Way back in 1982 when I started
weaving, I was using a "Lillistina" Loom from Sweden. It had string heddles and an "X" style construction. Everything on it was string. I bought the loom because I was fascinated with weaving, but I didn't know how to set it up or do anything. I had no "vocabulary" for weaving, but I did have a handout from the woman I bought the loom from that listed the steps I needed to do in order to warp the loom. What fun.....
About three months into loom ownership, I was in a craft store in Ogden, Utah (where we were living at the time) and I found a Dover Publication titled "The Joy of Handweaving" by Osma Gallinger Tod. This book became my EVERYTHING. I treasured this book -- it had a history of weaving, an explanation of looms and the tools necessary for weaving, projects, drafts, weave structures, and problem solving. I became dependent upon this book in my winter isolation on the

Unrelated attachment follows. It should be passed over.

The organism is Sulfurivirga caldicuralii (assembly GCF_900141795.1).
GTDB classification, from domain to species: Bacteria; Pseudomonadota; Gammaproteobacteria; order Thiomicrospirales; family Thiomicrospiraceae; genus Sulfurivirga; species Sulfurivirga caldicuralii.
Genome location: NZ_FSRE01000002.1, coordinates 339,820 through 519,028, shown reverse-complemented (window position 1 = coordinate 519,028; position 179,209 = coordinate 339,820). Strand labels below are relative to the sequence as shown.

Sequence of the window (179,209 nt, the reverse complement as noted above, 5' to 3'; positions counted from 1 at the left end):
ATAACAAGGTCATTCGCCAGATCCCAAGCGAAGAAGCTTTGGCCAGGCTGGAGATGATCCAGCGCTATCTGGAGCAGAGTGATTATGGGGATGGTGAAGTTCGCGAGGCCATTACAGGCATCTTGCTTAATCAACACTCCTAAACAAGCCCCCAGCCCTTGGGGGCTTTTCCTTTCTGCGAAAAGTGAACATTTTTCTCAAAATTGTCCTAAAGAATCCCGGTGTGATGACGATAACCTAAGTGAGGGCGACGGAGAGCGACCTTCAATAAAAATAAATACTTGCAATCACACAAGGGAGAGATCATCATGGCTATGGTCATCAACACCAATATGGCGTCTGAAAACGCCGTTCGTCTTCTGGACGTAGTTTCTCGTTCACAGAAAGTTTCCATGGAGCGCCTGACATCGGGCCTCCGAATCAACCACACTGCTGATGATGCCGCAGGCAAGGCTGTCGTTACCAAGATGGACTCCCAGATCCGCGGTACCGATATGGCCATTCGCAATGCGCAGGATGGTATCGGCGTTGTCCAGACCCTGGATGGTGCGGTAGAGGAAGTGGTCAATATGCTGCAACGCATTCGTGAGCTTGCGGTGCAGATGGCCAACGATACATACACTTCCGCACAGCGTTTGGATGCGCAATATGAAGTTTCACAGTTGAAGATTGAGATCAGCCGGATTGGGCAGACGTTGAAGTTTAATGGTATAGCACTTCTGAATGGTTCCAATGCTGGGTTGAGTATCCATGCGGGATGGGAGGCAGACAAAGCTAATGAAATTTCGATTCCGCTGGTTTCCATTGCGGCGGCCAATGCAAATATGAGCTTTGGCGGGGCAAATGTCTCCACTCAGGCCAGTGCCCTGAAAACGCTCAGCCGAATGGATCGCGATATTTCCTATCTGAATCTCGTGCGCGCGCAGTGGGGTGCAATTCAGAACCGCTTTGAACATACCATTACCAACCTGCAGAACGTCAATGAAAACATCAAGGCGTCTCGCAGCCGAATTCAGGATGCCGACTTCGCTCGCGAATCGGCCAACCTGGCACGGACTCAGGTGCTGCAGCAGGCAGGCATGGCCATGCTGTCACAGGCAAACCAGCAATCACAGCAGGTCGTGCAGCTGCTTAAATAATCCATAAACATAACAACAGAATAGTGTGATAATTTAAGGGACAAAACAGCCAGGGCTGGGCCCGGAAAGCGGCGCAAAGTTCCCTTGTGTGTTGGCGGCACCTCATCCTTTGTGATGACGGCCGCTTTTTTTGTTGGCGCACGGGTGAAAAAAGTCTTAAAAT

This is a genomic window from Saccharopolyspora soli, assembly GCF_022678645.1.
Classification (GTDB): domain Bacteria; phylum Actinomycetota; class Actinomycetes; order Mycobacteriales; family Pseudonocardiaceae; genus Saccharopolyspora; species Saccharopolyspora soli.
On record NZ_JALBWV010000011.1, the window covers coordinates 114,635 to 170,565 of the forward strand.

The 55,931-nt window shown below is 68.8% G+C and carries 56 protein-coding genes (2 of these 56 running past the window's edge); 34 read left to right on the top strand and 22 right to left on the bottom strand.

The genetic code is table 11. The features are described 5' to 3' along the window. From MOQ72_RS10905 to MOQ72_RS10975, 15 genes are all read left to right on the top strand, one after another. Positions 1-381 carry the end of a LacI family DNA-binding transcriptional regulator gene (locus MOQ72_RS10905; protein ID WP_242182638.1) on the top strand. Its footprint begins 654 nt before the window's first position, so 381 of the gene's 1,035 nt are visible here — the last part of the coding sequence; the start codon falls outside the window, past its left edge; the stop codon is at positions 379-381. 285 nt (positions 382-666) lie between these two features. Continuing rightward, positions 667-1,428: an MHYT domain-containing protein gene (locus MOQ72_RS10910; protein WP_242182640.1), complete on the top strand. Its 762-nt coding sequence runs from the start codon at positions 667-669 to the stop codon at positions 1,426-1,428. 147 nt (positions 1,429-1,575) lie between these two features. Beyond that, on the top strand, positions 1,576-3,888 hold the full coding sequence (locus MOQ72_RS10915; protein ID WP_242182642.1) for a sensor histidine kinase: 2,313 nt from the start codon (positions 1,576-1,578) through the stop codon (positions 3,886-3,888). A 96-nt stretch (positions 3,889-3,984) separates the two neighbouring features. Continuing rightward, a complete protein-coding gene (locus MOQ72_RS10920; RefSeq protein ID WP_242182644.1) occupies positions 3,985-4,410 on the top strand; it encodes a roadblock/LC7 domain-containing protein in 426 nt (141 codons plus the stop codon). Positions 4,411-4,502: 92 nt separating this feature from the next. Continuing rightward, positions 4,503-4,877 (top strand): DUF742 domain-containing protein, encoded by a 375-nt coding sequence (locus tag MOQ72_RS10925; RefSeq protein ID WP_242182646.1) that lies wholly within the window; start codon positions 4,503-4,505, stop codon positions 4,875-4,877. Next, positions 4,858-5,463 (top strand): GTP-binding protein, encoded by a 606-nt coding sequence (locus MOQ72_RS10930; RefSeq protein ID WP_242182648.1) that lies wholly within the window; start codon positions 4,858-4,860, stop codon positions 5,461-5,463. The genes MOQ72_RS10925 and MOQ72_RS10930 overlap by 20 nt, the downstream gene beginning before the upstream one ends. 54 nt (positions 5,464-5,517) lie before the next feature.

Wasatch Mountain range and I devoured this book cover to cover many times over. And Osma Gallinger Tod became very real to me -- she was my hero, even though I knew nothing about her other than she authored the book I learned to weave from.
Fast forward 25 years of weaving devotion later to last week at the Saunderstown Weaving School where I am given the opportunity to rebuild THE loom that Osma Gallinger Tod wove on. Her husband built this and many others like it. It was part of her business. Osma passed this loom onto her niece, who in turn, donated it to the school. I was almost crying with reverence and excitement as this beautiful machine is put together. It is 8 harness, 14 treadle, high castle "jack" style action. Norma will be the first one to weave on it and we are planning Summer and Winter project. I can't wait!